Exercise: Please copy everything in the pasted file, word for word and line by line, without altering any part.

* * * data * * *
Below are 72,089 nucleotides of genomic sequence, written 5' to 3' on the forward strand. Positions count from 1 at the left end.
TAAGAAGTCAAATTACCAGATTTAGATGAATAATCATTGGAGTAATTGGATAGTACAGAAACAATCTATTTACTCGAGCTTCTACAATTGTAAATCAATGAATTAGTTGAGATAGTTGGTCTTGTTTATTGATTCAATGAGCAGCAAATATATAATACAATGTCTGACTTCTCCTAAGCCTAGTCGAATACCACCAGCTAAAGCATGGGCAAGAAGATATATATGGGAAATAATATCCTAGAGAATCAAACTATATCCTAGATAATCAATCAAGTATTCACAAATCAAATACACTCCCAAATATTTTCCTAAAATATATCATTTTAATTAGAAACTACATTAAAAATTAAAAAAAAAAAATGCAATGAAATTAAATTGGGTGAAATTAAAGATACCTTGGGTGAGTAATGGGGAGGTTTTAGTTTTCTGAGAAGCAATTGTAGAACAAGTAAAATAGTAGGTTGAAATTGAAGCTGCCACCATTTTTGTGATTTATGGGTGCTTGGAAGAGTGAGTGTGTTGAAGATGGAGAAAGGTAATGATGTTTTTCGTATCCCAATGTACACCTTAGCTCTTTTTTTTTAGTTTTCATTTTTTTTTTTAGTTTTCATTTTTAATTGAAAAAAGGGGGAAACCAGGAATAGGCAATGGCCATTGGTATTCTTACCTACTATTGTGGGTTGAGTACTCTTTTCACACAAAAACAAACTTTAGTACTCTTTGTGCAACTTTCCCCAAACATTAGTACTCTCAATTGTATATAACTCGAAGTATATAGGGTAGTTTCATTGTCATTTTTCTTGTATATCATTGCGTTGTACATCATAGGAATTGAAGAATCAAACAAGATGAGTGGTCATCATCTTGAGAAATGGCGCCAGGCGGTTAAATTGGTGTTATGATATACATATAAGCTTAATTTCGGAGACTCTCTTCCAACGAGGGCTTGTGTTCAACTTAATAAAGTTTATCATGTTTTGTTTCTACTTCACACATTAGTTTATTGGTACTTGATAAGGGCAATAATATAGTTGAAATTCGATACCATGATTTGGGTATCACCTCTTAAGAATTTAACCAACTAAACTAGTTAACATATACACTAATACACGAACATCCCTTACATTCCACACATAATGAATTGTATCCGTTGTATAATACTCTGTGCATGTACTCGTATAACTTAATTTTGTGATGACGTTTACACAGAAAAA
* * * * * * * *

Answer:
Below are 72,089 nucleotides of genomic sequence, written 5' to 3' on the forward strand. Positions count from 1 at the left end.
TAAGAAGTCAAATTACCAGATTTAGATGAATAATCATTGGAGTAATTGGATAGTACAGAAACAATCTATTTACTCGAGCTTCTACAATTGTAAATCAATGAATTAGTTGAGATAGTTGGTCTTGTTTATTGATTCAATGAGCAGCAAATATATAATACAATGTCTGACTTCTCCTAAGCCTAGTCGAATACCACCAGCTAAAGCATGGGCAAGAAGATATATATGGGAAATAATATCCTAGAGAATCAAACTATATCCTAGATAATCAATCAAGTATTCACAAATCAAATACACTCCCAAATATTTTCCTAAAATATATCATTTTAATTAGAAACTACATTAAAAATTAAAAAAAAAAAATGCAATGAAATTAAATTGGGTGAAATTAAAGATACCTTGGGTGAGTAATGGGGAGGTTTTAGTTTTCTGAGAAGCAATTGTAGAACAAGTAAAATAGTAGGTTGAAATTGAAGCTGCCACCATTTTTGTGATTTATGGGTGCTTGGAAGAGTGAGTGTGTTGAAGATGGAGAAAGGTAATGATGTTTTTCGTATCCCAATGTACACCTTAGCTCTTTTTTTTTAGTTTTCATTTTTTTTTTTAGTTTTCATTTTTAATTGAAAAAAGGGGGAAACCAGGAATAGGCAATGGCCATTGGTATTCTTACCTACTATTGTGGGTTGAGTACTCTTTTCACACAAAAACAAACTTTAGTACTCTTTGTGCAACTTTCCCCAAACATTAGTACTCTCAATTGTATATAACTCGAAGTATATAGGGTAGTTTCATTGTCATTTTTCTTGTATATCATTGCGTTGTACATCATAGGAATTGAAGAATCAAACAAGATGAGTGGTCATCATCTTGAGAAATGGCGCCAGGCGGTTAAATTGGTGTTATGATATACATATAAGCTTAATTTCGGAGACTCTCTTCCAACGAGGGCTTGTGTTCAACTTAATAAAGTTTATCATGTTTTGTTTCTACTTCACACATTAGTTTATTGGTACTTGATAAGGGCAATAATATAGTTGAAATTCGATACCATGATTTGGGTATCACCTCTTAAGAATTTAACCAACTAAACTAGTTAACATATACACTAATACACGAACATCCCTTACATTCCACACATAATGAATTGTATCCGTTGTATAATACTCTGTGCATGTACTCGTATAACTTAATTTTGTGATGACGTTTACACAGAAAAA